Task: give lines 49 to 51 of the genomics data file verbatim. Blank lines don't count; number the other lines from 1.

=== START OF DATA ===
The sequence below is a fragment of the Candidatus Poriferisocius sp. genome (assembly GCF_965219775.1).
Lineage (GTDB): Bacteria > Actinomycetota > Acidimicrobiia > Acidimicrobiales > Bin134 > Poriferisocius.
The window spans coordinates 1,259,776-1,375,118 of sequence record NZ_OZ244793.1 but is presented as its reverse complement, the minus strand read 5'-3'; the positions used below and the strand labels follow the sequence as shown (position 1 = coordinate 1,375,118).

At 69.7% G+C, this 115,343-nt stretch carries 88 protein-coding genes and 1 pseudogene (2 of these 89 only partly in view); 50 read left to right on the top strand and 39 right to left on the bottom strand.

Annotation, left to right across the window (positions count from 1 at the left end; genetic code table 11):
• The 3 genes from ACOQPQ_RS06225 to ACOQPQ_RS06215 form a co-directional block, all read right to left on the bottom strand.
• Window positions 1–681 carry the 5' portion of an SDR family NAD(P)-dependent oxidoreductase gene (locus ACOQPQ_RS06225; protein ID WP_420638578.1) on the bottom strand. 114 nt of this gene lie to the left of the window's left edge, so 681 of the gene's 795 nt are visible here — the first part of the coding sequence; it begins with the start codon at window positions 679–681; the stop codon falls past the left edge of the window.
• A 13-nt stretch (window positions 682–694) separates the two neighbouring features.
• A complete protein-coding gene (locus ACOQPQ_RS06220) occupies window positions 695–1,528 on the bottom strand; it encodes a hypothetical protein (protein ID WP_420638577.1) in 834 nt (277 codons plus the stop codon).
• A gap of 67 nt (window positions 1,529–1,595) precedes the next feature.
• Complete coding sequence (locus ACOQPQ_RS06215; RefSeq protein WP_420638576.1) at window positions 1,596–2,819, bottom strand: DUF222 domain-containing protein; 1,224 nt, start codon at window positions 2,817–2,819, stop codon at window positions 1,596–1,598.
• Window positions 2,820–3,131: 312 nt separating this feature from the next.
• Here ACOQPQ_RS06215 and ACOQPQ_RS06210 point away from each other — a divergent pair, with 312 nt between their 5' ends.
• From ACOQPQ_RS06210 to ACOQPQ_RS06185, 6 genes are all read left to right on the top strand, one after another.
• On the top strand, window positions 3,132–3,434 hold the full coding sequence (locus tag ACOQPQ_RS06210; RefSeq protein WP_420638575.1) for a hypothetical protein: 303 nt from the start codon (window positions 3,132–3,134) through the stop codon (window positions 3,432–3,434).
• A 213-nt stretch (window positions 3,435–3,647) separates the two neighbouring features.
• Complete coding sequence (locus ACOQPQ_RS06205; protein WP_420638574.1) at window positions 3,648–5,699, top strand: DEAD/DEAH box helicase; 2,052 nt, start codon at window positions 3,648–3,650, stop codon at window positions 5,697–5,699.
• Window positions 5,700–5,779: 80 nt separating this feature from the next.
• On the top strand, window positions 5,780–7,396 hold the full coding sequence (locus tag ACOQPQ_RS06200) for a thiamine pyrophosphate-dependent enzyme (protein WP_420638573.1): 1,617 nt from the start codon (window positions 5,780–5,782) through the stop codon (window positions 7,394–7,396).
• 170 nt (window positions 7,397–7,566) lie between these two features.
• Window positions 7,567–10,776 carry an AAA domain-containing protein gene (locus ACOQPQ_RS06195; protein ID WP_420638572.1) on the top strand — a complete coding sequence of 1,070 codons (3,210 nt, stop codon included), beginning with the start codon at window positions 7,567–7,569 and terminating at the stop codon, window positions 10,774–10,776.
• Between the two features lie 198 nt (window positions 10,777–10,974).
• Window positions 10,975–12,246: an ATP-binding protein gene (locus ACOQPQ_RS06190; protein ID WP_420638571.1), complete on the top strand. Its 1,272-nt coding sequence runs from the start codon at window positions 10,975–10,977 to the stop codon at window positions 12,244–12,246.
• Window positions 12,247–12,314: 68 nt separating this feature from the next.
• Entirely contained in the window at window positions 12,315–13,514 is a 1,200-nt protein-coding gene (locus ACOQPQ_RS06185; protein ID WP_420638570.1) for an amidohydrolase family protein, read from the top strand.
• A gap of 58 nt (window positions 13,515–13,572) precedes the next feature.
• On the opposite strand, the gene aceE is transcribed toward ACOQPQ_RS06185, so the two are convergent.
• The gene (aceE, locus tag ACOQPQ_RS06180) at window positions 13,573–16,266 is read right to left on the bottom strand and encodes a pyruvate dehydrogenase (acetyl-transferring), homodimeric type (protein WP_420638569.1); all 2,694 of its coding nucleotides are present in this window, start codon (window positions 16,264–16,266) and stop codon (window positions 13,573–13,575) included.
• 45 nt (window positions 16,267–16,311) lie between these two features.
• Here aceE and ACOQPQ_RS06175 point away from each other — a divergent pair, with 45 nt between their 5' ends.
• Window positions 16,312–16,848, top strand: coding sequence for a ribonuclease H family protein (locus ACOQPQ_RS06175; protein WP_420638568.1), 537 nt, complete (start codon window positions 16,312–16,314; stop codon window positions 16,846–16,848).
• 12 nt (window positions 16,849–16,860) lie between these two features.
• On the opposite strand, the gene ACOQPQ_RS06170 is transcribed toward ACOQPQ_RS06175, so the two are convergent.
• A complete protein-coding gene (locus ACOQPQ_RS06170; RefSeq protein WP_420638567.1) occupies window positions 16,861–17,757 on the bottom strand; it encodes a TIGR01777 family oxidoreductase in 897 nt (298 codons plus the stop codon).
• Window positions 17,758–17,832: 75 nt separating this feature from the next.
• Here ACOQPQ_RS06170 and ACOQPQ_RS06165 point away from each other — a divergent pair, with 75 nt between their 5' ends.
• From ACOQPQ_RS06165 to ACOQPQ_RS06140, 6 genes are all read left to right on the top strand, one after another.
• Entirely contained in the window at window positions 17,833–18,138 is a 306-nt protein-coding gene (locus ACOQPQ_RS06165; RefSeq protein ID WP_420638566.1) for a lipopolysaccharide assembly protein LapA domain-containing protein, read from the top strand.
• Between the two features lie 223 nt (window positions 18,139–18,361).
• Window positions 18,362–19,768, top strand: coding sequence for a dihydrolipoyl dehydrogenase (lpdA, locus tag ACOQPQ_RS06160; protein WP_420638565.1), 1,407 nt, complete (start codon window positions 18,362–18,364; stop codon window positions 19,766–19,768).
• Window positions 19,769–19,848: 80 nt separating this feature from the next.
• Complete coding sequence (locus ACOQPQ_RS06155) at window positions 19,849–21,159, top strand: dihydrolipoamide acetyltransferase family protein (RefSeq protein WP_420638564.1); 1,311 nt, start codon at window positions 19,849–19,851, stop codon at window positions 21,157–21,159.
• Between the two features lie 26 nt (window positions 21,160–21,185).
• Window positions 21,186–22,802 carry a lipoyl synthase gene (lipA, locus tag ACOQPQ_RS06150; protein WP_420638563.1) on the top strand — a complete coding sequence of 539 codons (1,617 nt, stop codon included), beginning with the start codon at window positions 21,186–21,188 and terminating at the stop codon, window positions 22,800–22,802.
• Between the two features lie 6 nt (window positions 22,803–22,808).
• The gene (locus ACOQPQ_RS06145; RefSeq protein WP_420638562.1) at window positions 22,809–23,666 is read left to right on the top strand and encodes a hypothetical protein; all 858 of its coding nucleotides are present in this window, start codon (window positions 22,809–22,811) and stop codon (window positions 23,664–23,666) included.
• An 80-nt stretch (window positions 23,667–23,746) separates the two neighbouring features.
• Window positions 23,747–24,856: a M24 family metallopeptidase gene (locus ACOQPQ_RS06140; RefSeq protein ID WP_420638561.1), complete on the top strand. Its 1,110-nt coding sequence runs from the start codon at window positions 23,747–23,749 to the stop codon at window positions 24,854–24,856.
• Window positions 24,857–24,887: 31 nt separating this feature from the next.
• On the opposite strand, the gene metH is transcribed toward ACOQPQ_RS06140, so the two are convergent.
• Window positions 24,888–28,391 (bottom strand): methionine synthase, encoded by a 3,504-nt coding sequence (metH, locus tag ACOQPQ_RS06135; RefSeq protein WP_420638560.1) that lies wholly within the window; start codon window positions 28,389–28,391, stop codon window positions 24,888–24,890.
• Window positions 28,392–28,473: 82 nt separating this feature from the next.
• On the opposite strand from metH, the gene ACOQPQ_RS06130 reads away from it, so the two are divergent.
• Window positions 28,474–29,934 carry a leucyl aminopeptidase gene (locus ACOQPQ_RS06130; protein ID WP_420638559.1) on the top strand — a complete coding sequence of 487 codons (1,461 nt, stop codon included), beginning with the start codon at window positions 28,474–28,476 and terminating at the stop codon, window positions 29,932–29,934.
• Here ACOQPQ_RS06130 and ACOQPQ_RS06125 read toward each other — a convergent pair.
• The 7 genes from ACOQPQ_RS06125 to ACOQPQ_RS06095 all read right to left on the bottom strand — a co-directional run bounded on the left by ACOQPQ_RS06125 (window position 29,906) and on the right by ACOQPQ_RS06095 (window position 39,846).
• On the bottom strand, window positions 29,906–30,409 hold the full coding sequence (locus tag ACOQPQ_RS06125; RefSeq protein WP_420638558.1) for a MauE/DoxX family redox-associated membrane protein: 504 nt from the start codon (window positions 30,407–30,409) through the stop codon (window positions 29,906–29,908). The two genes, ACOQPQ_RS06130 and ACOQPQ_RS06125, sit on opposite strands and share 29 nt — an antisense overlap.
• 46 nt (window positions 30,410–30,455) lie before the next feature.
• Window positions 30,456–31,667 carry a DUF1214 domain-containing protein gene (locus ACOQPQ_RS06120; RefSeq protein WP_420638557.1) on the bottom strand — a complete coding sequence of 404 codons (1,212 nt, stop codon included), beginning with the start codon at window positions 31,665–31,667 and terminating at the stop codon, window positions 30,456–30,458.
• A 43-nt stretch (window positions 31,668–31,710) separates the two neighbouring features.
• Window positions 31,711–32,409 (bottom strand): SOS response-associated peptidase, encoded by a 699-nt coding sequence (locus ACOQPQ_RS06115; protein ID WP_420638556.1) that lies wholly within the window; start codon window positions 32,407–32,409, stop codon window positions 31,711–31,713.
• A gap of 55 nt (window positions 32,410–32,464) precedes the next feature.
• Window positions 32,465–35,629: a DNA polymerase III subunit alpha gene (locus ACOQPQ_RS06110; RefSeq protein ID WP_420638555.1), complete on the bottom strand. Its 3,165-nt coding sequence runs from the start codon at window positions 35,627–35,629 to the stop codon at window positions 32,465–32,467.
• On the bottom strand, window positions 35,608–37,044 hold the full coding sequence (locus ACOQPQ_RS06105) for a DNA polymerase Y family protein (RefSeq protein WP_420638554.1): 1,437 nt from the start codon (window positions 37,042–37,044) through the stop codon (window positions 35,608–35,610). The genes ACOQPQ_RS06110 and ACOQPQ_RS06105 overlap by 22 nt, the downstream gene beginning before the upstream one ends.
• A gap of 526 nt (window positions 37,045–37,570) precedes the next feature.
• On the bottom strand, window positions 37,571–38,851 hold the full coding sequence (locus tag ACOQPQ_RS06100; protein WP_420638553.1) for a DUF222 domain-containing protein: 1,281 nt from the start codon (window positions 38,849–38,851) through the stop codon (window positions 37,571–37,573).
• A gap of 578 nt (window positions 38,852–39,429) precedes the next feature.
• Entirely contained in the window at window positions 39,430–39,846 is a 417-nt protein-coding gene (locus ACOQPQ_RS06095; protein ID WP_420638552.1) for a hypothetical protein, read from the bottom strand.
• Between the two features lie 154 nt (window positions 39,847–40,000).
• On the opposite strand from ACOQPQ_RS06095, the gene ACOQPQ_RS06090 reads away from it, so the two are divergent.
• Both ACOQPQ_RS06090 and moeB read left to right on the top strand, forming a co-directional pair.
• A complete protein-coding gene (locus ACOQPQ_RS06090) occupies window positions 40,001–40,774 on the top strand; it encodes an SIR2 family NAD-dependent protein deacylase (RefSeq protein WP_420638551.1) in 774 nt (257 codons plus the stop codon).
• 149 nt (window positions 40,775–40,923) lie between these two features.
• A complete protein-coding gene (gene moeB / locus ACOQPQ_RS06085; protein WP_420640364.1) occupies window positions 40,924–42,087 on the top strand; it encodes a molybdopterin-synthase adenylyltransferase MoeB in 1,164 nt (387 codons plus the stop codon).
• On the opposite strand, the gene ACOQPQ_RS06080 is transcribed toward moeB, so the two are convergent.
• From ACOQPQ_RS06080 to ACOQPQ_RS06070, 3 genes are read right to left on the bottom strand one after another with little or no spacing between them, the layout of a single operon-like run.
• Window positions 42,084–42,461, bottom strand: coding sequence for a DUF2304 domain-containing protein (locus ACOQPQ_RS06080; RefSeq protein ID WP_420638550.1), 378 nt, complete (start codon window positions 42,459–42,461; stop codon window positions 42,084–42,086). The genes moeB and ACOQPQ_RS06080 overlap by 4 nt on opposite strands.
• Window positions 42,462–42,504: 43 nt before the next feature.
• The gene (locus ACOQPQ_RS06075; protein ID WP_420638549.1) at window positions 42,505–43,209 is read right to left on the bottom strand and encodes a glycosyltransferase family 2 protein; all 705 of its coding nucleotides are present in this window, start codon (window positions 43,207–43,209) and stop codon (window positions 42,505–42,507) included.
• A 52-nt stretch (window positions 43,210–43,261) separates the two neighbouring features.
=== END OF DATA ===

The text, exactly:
• Window positions 24,857–24,887: 31 nt separating this feature from the next.
• On the opposite strand, the gene metH is transcribed toward ACOQPQ_RS06140, so the two are convergent.
• Window positions 24,888–28,391 (bottom strand): methionine synthase, encoded by a 3,504-nt coding sequence (metH, locus tag ACOQPQ_RS06135; RefSeq protein WP_420638560.1) that lies wholly within the window; start codon window positions 28,389–28,391, stop codon window positions 24,888–24,890.